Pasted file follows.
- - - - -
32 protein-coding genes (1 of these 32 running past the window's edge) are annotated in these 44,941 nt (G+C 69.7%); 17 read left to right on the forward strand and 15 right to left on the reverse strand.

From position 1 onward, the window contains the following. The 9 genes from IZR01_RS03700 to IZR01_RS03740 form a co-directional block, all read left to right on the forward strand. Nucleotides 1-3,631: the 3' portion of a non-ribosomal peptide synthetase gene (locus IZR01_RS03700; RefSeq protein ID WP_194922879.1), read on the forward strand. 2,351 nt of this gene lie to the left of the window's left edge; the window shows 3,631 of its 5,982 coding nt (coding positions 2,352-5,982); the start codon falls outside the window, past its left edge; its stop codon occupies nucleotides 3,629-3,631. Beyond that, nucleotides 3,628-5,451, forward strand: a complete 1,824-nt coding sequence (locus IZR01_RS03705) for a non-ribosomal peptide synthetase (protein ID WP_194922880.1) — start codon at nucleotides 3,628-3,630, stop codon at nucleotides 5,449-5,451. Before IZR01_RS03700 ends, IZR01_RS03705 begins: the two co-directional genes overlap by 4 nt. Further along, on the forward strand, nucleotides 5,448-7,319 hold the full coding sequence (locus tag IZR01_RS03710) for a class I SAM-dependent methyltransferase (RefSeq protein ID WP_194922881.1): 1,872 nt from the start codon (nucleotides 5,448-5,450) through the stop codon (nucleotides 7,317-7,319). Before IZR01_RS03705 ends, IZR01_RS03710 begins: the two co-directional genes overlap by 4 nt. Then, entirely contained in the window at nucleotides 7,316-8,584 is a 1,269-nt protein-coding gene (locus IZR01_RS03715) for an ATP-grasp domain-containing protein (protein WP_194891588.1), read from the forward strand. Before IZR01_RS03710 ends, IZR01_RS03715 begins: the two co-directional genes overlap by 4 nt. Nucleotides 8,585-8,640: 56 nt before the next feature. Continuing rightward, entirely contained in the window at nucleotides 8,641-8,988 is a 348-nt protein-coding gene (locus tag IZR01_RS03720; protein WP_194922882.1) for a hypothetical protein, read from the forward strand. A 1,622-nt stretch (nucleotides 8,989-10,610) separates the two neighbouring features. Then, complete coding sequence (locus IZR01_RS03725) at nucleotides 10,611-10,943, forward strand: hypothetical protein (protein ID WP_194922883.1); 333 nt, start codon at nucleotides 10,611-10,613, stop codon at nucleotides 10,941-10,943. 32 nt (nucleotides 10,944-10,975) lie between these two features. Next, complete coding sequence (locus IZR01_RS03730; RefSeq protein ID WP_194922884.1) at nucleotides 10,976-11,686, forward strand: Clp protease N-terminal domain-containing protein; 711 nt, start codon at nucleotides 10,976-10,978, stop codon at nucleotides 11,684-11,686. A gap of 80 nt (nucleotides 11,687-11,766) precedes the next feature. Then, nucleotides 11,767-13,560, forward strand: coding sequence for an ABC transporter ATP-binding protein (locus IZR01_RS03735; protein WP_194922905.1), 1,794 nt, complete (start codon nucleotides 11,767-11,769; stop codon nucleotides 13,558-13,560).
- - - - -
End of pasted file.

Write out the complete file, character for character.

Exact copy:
32 protein-coding genes (1 of these 32 running past the window's edge) are annotated in these 44,941 nt (G+C 69.7%); 17 read left to right on the forward strand and 15 right to left on the reverse strand.

From position 1 onward, the window contains the following. The 9 genes from IZR01_RS03700 to IZR01_RS03740 form a co-directional block, all read left to right on the forward strand. Nucleotides 1-3,631: the 3' portion of a non-ribosomal peptide synthetase gene (locus IZR01_RS03700; RefSeq protein ID WP_194922879.1), read on the forward strand. 2,351 nt of this gene lie to the left of the window's left edge; the window shows 3,631 of its 5,982 coding nt (coding positions 2,352-5,982); the start codon falls outside the window, past its left edge; its stop codon occupies nucleotides 3,629-3,631. Beyond that, nucleotides 3,628-5,451, forward strand: a complete 1,824-nt coding sequence (locus IZR01_RS03705) for a non-ribosomal peptide synthetase (protein ID WP_194922880.1) — start codon at nucleotides 3,628-3,630, stop codon at nucleotides 5,449-5,451. Before IZR01_RS03700 ends, IZR01_RS03705 begins: the two co-directional genes overlap by 4 nt. Further along, on the forward strand, nucleotides 5,448-7,319 hold the full coding sequence (locus tag IZR01_RS03710) for a class I SAM-dependent methyltransferase (RefSeq protein ID WP_194922881.1): 1,872 nt from the start codon (nucleotides 5,448-5,450) through the stop codon (nucleotides 7,317-7,319). Before IZR01_RS03705 ends, IZR01_RS03710 begins: the two co-directional genes overlap by 4 nt. Then, entirely contained in the window at nucleotides 7,316-8,584 is a 1,269-nt protein-coding gene (locus IZR01_RS03715) for an ATP-grasp domain-containing protein (protein WP_194891588.1), read from the forward strand. Before IZR01_RS03710 ends, IZR01_RS03715 begins: the two co-directional genes overlap by 4 nt. Nucleotides 8,585-8,640: 56 nt before the next feature. Continuing rightward, entirely contained in the window at nucleotides 8,641-8,988 is a 348-nt protein-coding gene (locus tag IZR01_RS03720; protein WP_194922882.1) for a hypothetical protein, read from the forward strand. A 1,622-nt stretch (nucleotides 8,989-10,610) separates the two neighbouring features. Then, complete coding sequence (locus IZR01_RS03725) at nucleotides 10,611-10,943, forward strand: hypothetical protein (protein ID WP_194922883.1); 333 nt, start codon at nucleotides 10,611-10,613, stop codon at nucleotides 10,941-10,943. 32 nt (nucleotides 10,944-10,975) lie between these two features. Next, complete coding sequence (locus IZR01_RS03730; RefSeq protein ID WP_194922884.1) at nucleotides 10,976-11,686, forward strand: Clp protease N-terminal domain-containing protein; 711 nt, start codon at nucleotides 10,976-10,978, stop codon at nucleotides 11,684-11,686. A gap of 80 nt (nucleotides 11,687-11,766) precedes the next feature. Then, nucleotides 11,767-13,560, forward strand: coding sequence for an ABC transporter ATP-binding protein (locus IZR01_RS03735; protein WP_194922905.1), 1,794 nt, complete (start codon nucleotides 11,767-11,769; stop codon nucleotides 13,558-13,560).